State v. Whitner (Lawyers Weekly No. 010-064-12, 19 pp.) (John W. Kittredge, J.) (Costa M. Pleicones, J., joined by Acting Justice Eugene C. Griffith Jr., concurring) Appealed from Greenville County Circuit Court. (John C. Few, J.) S.C. S. Ct. Full-text opinion.
Holding: Since the minor victim’s mother acted in good faith when she recorded the victim’s telephone conversations with defendant, the recordings were admissible under the S.C. Homeland Security Act.
We affirm defendant’s conviction of criminal sexual conduct with a minor.
Defendant is the victim’s biological father. When the victim was 11 years old, she told her mother that, when she was five or six years old, defendant exposed his penis to her and forced her to perform oral sex on him twice.
The mother consented to her new husband recording a telephone conversation between the victim and defendant without the victim’s knowledge. During the conversation, defendant admitted the sexual abuse.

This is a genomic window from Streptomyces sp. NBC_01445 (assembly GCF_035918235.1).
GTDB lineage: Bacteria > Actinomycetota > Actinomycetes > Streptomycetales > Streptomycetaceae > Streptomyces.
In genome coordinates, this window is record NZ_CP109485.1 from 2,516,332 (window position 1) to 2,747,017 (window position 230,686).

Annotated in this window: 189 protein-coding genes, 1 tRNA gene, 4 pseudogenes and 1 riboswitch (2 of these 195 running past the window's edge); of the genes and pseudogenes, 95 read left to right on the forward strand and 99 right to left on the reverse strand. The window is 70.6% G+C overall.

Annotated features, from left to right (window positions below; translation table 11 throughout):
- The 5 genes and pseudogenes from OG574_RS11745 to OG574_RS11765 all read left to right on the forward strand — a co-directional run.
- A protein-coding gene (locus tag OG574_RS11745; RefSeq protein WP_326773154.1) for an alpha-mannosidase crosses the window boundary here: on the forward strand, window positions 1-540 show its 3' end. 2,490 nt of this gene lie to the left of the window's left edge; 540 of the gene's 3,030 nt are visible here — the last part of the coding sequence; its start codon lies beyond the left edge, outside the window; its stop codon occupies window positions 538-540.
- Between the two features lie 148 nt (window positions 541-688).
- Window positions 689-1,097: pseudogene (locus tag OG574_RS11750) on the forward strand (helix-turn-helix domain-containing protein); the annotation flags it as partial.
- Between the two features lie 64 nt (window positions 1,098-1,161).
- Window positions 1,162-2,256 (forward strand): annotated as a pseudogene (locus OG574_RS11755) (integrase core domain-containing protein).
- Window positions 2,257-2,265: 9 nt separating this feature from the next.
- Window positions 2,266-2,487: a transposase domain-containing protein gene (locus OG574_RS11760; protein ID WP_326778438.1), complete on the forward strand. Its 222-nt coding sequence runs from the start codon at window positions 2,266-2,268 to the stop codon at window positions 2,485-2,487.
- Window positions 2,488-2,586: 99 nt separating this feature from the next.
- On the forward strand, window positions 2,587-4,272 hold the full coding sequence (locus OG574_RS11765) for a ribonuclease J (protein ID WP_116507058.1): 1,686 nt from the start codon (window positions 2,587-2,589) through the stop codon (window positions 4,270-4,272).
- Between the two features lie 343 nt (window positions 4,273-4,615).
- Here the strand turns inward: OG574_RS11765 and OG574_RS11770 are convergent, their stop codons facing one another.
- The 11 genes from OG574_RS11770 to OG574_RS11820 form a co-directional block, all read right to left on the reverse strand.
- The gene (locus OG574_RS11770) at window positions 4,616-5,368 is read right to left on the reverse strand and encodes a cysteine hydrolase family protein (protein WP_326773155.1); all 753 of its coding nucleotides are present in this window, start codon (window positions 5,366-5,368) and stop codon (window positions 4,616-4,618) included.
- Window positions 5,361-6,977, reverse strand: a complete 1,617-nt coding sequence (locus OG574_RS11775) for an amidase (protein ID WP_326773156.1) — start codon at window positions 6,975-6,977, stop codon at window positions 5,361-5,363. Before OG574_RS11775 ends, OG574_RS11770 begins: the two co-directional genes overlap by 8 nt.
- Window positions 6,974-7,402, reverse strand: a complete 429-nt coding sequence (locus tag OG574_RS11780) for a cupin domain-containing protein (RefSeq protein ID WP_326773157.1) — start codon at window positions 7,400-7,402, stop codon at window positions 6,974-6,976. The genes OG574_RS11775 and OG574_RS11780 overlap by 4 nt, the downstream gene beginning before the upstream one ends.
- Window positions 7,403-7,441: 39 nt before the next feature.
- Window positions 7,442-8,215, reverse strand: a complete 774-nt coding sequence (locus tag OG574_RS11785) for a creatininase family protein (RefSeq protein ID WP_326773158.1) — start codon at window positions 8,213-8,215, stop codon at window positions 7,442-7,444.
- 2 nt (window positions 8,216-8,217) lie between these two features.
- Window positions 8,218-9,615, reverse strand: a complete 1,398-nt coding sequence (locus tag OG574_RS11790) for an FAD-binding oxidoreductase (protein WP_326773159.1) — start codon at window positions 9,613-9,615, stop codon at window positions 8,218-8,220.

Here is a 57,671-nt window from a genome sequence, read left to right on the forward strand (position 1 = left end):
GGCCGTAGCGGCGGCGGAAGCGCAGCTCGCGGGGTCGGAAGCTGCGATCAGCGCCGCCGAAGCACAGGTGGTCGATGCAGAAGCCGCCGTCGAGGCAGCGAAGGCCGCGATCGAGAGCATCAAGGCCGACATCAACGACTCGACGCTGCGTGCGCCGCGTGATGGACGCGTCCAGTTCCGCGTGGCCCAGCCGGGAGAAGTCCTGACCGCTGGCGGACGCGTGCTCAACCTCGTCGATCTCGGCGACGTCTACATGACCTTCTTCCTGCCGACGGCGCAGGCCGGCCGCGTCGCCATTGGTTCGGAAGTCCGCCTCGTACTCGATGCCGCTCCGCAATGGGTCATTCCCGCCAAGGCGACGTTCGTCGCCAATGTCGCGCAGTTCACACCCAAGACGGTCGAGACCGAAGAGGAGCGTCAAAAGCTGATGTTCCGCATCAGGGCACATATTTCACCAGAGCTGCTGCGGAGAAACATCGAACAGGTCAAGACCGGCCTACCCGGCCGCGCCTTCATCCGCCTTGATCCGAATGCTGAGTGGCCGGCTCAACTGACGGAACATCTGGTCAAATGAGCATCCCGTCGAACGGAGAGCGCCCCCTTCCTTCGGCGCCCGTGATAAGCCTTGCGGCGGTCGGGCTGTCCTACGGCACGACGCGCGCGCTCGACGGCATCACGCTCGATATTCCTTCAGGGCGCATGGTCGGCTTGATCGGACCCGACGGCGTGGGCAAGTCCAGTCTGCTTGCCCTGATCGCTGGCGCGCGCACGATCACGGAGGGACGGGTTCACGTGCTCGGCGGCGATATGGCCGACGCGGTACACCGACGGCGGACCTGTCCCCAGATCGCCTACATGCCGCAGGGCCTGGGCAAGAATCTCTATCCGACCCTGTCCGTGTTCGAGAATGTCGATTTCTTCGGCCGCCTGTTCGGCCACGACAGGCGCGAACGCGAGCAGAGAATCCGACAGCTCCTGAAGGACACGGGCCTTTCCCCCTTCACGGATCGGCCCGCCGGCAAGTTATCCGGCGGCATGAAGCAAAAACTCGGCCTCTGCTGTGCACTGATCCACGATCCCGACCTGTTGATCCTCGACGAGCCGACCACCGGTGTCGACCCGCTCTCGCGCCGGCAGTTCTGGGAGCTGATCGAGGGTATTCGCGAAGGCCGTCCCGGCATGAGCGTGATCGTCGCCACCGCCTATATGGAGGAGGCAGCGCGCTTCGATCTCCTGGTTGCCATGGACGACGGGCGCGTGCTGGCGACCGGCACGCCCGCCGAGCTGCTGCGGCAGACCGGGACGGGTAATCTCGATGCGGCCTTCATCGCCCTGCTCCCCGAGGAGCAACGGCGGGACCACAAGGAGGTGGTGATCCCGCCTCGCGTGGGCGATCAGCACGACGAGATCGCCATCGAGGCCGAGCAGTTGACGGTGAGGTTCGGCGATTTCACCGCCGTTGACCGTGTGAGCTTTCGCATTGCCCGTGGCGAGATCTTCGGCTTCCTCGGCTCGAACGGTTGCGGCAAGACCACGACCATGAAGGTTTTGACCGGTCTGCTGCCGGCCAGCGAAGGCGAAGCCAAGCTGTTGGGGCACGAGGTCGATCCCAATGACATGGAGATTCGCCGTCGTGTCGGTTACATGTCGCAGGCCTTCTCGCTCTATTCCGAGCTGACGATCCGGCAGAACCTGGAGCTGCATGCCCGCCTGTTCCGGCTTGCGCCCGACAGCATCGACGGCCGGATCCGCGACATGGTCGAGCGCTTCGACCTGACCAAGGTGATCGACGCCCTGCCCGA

The mother supplied the recording to law enforcement, and the recording was admitted into evidence pursuant to the ruling of a panel of our Court of Appeals.
The S.C. Homeland Security Act (the Wiretap Act) generally prohibits the interception of communications. The Act does allow one participant to consent to the interception of a conversation without the knowledge of the other participant.
Defendant argues that because there is no explicit provision permitting vicarious consent, parental consent on behalf of a minor was not intended to be an exception to the Wiretap Act. We disagree.
Our Wiretap Act parallels the Omnibus Crime Control and Safe Streets Act of 1968 (the Federal Act), which similarly permits lawful interception where one party to the communication consents.
Because no S.C. cases have addressed a parent’s ability to vicariously consent to the recording of a child’s telephone conversations and because the Federal Act is substantively the same as the S.C. Wiretap Act, we look to the federal courts’ interpretations regarding vicarious consent.